BLOT: (13 Aug 2014 - 08:50:12 PM)


Oh look, an article about book culture and plagiarism and book buying scams and...


The crazy thing is that I kept trying to power through: "while it asses...es...developments?" [read as a synonym for "butts[s] developments"]. I'm just dyslexic enough that (a) I read it wrong twice and (b) assumed somehow it was meant to make sense if I just kept wondering what the ass had anything to do with the claim. It was kind of surreal. I would liken it to someone reading about hexagons and wondering what the hell Deadlands-style magic had to do with anything.

Wait, hell, has someone trademarked/etc hex-a-gone? *goes off to search*...oh, right...Harry "Asseses" Potter.

Seriously, though, that's not just some British version, right? Damn, now I'm doubting myself. Giggling and doubting myself...


BLOT: (12 Aug 2014 - 10:38:26 AM)

Jesus, Buzzfeed

With nearly no comment...

As for my nearly not a comment? Welcome to Costco, I love you...


BLOT: (09 Aug 2014 - 01:25:49 PM)

My banner in Minecraft: Cthulhu on a Night of Blood

Once banners were introduced into Minecraft, I knew I wanted one but I wasn't sure what I wanted mine to be. A spiral is my usual call-sign, but outside of some trick I haven't discovered using Notch Apples [which makes the Mojang symbol and might could be tweaked into a spiral] I am pretty stuck. So I figured, after stumbling upon a slightly odd trick using oxeye daisies and vines, that I could make something pretty damned close to a Cthulhu head. This is what I ended up with, which I'm calling "Cthulhu on a Night of Blood":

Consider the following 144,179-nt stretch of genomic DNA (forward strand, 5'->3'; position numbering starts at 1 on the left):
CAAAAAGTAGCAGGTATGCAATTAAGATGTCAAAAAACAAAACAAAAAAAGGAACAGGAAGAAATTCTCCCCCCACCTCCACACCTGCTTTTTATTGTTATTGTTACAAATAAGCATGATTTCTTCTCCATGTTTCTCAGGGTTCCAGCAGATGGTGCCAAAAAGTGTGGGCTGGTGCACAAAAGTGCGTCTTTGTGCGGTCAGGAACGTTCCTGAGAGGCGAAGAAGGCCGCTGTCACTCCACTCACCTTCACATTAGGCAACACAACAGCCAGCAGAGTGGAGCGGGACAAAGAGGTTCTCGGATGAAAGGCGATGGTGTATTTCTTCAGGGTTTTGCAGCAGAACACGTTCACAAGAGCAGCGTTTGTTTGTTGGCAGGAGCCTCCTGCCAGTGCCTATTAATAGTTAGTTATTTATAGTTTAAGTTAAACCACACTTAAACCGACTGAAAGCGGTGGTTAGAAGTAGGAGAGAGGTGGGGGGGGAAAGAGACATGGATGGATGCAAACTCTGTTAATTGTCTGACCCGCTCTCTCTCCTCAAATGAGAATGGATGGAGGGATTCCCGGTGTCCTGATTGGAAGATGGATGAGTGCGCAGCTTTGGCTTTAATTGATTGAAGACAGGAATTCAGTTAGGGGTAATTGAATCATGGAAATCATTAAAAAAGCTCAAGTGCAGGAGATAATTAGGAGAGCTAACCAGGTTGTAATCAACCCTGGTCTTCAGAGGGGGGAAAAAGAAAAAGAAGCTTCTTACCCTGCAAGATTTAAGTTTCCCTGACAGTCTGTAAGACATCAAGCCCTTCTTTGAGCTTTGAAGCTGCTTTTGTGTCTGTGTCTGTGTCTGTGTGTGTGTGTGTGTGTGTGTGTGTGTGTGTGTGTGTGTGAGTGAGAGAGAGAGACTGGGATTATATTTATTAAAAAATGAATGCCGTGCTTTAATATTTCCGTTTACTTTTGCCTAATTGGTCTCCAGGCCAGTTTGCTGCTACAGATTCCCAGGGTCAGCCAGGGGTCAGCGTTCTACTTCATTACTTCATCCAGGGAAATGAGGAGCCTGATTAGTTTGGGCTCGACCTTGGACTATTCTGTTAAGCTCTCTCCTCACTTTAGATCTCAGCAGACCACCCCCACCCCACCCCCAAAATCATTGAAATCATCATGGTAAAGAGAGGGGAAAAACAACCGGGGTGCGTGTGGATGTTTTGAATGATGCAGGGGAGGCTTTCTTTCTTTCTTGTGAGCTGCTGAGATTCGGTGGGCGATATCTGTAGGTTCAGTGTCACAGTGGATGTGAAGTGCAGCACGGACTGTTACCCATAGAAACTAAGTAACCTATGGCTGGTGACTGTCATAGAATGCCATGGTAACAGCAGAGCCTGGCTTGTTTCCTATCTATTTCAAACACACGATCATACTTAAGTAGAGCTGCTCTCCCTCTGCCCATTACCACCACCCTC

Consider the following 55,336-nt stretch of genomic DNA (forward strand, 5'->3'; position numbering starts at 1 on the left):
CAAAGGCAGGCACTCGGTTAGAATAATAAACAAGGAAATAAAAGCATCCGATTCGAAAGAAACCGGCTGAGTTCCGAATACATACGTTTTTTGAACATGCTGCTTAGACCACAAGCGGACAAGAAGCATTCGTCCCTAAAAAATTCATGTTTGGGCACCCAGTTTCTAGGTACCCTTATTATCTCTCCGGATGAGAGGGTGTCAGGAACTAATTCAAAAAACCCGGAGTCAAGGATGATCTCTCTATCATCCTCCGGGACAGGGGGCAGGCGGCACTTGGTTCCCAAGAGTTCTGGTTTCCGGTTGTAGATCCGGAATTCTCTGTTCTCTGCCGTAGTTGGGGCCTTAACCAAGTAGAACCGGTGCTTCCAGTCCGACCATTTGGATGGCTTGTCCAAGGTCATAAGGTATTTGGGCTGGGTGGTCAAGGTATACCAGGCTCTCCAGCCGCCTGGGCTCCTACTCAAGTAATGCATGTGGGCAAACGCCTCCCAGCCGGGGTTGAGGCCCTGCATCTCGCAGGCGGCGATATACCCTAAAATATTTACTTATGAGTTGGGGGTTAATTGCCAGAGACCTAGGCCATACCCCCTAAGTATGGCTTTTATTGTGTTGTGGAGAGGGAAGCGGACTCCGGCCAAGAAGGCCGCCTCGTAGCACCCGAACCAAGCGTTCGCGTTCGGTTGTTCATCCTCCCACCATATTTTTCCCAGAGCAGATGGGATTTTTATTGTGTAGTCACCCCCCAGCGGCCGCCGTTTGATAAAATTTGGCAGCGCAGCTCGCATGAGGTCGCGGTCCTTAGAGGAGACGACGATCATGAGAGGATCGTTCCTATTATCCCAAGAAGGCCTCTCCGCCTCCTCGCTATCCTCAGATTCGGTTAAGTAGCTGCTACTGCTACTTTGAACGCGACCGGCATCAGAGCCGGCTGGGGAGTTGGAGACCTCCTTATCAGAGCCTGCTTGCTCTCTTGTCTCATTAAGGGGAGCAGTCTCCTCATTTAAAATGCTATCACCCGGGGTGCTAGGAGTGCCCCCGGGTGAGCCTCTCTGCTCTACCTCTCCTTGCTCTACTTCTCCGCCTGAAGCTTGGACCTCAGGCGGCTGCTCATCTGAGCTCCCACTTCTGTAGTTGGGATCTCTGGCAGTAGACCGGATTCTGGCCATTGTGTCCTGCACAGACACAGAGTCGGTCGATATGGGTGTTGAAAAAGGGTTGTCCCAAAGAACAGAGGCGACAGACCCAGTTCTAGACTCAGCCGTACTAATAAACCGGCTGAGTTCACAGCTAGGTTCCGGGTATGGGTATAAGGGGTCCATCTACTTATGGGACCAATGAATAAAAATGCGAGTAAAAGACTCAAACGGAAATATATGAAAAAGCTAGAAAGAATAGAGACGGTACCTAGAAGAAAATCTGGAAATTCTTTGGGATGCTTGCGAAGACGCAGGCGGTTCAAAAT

The steps are as follows, if you want a similar one:

  1. Start with a green banner.
  2. Use a vine to make a black bordure indented.
  3. Use six ink-sacs on the two bottom rows to make a black per fess inverted.
  4. Use eight ink-sacs surrounding the banner to make a black bordure.
  5. Use cactus green and an oxeye daisy to make a green flower charge.
  6. Use a single cactus green in the center to make a green roundel.
  7. Use four rose red to make a red base gradient.

I'm pretty sure steps #3 and #4 can be reversed with no change, but the rest need to be in order.

Here is what the description looks like in the tool-tip: